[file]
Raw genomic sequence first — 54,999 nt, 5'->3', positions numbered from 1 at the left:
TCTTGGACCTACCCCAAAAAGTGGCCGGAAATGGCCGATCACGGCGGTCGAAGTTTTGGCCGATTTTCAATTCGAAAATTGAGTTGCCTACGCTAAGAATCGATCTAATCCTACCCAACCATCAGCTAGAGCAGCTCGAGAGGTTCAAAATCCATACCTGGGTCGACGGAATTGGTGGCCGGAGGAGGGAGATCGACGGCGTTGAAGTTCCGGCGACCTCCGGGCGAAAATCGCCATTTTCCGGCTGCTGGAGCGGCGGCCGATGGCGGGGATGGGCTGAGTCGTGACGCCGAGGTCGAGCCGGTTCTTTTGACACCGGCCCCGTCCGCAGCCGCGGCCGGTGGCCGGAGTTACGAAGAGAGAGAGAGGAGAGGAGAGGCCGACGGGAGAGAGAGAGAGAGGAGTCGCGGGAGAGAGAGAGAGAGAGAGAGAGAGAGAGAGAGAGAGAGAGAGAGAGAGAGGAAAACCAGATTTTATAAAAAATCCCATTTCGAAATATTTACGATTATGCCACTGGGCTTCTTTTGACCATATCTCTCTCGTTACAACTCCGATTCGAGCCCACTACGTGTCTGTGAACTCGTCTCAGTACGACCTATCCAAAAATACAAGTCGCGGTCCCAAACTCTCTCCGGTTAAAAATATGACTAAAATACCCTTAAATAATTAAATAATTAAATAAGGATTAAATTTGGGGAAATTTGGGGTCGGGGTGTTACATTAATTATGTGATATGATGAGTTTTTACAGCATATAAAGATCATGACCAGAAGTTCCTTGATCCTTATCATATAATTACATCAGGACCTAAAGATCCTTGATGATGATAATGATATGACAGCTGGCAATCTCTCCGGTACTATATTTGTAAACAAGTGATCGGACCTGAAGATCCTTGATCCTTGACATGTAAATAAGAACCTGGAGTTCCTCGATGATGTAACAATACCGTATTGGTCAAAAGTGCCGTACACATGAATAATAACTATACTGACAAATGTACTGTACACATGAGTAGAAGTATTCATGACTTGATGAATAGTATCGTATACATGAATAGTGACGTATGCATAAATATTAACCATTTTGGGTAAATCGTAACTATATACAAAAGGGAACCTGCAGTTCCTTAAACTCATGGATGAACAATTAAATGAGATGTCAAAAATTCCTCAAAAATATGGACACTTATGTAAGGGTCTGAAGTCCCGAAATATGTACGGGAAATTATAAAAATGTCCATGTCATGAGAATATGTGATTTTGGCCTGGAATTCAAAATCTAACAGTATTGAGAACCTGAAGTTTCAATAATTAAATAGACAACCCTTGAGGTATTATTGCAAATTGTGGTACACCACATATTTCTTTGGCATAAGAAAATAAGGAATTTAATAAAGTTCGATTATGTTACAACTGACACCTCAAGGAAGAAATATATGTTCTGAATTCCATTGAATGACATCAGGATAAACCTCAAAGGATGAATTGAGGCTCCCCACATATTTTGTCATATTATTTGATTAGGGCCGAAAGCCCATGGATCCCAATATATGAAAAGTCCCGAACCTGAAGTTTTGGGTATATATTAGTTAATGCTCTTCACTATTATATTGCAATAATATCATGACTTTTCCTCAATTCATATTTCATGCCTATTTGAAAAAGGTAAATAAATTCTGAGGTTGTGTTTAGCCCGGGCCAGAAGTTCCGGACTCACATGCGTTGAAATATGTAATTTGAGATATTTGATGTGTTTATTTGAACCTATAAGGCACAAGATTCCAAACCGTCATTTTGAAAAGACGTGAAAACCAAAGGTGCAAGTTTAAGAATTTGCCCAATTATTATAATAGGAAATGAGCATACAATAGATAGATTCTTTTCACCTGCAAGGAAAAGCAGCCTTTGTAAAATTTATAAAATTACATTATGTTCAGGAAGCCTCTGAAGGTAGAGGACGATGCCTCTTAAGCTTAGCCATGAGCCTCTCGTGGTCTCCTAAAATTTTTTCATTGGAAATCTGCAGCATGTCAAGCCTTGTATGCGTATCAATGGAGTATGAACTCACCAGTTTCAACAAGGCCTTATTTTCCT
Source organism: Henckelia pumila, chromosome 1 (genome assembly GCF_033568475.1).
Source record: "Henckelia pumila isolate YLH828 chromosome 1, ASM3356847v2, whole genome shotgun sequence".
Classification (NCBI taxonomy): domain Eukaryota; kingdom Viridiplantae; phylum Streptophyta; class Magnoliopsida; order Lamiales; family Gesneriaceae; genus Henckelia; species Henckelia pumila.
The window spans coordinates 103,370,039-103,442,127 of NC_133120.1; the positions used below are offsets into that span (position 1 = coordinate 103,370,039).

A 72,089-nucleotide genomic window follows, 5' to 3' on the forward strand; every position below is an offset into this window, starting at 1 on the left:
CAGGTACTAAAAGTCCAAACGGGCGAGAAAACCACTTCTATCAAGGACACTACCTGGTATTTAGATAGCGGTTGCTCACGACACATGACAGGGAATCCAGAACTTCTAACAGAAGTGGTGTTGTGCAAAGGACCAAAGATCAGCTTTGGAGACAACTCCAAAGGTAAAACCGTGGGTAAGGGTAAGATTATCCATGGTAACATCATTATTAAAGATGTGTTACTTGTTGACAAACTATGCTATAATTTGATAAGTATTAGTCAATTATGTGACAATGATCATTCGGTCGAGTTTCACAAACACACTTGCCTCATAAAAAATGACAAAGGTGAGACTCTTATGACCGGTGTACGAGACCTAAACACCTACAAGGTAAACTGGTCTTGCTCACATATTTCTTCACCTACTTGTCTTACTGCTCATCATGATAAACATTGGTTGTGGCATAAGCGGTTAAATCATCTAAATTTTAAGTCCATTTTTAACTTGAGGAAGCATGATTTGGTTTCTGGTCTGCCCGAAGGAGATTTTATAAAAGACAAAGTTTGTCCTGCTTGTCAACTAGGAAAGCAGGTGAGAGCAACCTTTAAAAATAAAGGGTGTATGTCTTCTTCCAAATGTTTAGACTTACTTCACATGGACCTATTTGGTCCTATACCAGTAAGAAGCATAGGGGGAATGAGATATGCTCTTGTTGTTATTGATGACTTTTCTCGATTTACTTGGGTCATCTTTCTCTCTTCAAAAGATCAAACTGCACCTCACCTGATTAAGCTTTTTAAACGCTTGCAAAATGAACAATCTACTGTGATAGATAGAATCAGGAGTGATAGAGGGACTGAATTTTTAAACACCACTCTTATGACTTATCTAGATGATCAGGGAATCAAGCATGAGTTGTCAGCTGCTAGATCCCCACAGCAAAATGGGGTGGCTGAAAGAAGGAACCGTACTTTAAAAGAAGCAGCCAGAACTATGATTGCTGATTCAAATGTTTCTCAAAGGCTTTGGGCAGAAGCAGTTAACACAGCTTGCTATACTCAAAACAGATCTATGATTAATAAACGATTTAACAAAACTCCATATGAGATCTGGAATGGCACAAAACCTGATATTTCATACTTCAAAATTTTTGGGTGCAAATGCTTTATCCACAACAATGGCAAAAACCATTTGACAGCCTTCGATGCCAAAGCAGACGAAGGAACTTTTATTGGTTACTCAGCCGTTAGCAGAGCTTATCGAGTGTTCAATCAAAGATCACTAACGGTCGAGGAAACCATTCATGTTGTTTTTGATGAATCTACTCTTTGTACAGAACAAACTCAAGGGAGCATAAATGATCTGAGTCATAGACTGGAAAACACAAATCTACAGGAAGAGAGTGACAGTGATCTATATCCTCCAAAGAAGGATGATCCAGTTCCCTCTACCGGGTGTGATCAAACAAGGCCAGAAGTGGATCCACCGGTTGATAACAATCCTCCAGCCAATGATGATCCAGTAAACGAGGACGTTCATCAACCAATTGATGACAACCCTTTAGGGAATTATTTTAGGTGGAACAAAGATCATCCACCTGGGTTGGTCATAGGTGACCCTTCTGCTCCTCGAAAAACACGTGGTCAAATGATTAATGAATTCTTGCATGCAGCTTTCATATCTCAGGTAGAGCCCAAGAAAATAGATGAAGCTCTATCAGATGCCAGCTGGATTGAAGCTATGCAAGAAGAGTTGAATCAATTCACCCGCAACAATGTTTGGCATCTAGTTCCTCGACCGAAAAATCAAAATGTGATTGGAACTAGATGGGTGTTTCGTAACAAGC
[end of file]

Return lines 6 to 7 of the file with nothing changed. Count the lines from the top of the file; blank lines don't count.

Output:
The window spans coordinates 103,370,039-103,442,127 of NC_133120.1; the positions used below are offsets into that span (position 1 = coordinate 103,370,039).

A 72,089-nucleotide genomic window follows, 5' to 3' on the forward strand; every position below is an offset into this window, starting at 1 on the left: